The British newspaper Guardian has recently come into the possession of emails between representatives of the nuclear power industry and members of the British government that reveal a plan to play down the seriousness of the Fukushima disaster in order to prevent protests against nuclear power from gaining ground in Britain.
The story has been somewhat overshadowed by the News of the World scandal, nonetheless people are calling for the resignation of British energy secretary Chris Huhne.
Only George Monbiot, a British pro-nuclear power activist whom the Guardian inexplicably gives a forum to air his views, is not at all concerned by the fact that the nuclear power industry is collaborating with the British government to influence public opinion. Monbiot still thinks that nuclear power is just great and the solution to the world’s energy problems.
The example he offers is that while the cooling system of the Fukushima Daiichi nuclear power plant failed due to the earthquake and tsunami, causing a meltdown in one or more reactors, a second nuclear power station nextdoor remained unharmed. Well, other blocks of the Chernobyl nuclear power station continued to operate and generate energy for several years after the Chernobyl disaster. Nonetheless, the fact that only on reactor block was affected did not make Chernobyl any less serious. It only needs one reactor block failing and experiencing a meltdown to contaminate an entire region for centuries to come.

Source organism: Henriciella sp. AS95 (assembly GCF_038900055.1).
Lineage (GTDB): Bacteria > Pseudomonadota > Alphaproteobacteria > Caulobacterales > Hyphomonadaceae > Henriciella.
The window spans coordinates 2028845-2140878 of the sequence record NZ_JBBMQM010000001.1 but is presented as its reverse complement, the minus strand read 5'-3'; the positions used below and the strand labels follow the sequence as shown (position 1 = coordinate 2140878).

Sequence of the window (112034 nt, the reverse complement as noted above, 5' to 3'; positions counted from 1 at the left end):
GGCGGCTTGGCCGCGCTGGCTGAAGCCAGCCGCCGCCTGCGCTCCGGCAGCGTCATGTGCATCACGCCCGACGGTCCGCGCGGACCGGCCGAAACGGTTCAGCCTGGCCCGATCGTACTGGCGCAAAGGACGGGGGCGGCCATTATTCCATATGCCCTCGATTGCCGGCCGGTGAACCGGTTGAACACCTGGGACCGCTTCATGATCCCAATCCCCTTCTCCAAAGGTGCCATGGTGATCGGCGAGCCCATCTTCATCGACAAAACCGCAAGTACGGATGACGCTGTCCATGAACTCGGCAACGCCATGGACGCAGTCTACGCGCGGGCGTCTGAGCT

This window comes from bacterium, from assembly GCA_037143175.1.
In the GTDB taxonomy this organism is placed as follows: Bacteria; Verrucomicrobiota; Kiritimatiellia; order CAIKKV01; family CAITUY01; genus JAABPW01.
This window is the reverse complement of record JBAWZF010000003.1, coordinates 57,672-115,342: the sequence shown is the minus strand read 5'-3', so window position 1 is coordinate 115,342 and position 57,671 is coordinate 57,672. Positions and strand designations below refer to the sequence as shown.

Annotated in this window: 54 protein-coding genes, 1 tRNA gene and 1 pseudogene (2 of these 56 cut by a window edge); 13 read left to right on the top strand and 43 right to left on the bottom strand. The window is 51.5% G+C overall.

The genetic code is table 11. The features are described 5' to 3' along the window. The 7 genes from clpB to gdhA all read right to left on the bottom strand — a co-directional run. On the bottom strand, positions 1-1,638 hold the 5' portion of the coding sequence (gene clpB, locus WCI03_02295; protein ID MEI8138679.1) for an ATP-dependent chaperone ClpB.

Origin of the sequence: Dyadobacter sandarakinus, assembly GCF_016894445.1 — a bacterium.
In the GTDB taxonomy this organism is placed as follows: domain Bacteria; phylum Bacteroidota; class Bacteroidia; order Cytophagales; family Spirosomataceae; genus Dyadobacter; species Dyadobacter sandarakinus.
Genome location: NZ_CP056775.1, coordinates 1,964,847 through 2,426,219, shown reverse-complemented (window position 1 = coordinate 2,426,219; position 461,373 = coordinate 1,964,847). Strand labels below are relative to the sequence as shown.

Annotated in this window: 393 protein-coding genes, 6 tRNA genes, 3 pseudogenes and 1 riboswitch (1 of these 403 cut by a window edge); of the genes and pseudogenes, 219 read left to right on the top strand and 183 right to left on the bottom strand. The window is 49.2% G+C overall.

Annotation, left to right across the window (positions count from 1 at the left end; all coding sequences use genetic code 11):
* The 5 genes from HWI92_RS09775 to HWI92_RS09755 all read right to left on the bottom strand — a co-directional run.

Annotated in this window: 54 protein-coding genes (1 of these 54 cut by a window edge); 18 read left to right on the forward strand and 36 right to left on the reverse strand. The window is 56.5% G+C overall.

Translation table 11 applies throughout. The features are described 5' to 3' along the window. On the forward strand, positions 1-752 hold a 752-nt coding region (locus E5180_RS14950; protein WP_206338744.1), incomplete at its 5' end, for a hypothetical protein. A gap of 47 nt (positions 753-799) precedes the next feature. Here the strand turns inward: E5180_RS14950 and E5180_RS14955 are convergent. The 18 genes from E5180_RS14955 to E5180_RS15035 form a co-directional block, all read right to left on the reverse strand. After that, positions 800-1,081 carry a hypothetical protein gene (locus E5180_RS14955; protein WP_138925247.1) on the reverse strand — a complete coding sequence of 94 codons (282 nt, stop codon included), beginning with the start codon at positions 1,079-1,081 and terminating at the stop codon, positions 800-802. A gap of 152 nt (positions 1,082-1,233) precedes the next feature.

At the Asahi Shimbun, a Japanese newspaper, Tokihiro Nakamura, governor of the Ehime prefecture, declares that Japan cannot do without nuclear power at the moment.
Now Nakamura seems to be one of the good guys, who at least acknowledges that nuclear power is potentially dangerous and who supports solar power in his prefecture. Nonetheless, this article clearly illustrates the problem that Japan as well as many other countries have simply relied on nuclear power without considering alternatives for too long that they cannot abandon nuclear power now, even if they want to, because there are not sufficient alternative energy sources.